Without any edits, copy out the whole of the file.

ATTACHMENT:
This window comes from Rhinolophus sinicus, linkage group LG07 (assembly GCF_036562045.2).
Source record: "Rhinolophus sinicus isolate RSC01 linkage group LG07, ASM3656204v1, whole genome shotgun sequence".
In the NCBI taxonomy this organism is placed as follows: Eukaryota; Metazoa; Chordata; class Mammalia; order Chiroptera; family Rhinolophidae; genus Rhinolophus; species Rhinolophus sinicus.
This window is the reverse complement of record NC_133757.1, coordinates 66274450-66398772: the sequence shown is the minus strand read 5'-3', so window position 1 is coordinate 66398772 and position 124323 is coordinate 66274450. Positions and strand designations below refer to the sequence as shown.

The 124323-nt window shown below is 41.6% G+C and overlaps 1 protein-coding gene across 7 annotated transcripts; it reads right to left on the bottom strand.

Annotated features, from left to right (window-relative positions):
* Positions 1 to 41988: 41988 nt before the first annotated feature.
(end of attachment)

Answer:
This window comes from Rhinolophus sinicus, linkage group LG07 (assembly GCF_036562045.2).
Source record: "Rhinolophus sinicus isolate RSC01 linkage group LG07, ASM3656204v1, whole genome shotgun sequence".
In the NCBI taxonomy this organism is placed as follows: Eukaryota; Metazoa; Chordata; class Mammalia; order Chiroptera; family Rhinolophidae; genus Rhinolophus; species Rhinolophus sinicus.
This window is the reverse complement of record NC_133757.1, coordinates 66274450-66398772: the sequence shown is the minus strand read 5'-3', so window position 1 is coordinate 66398772 and position 124323 is coordinate 66274450. Positions and strand designations below refer to the sequence as shown.

The 124323-nt window shown below is 41.6% G+C and overlaps 1 protein-coding gene across 7 annotated transcripts; it reads right to left on the bottom strand.

Annotated features, from left to right (window-relative positions):
* Positions 1 to 41988: 41988 nt before the first annotated feature.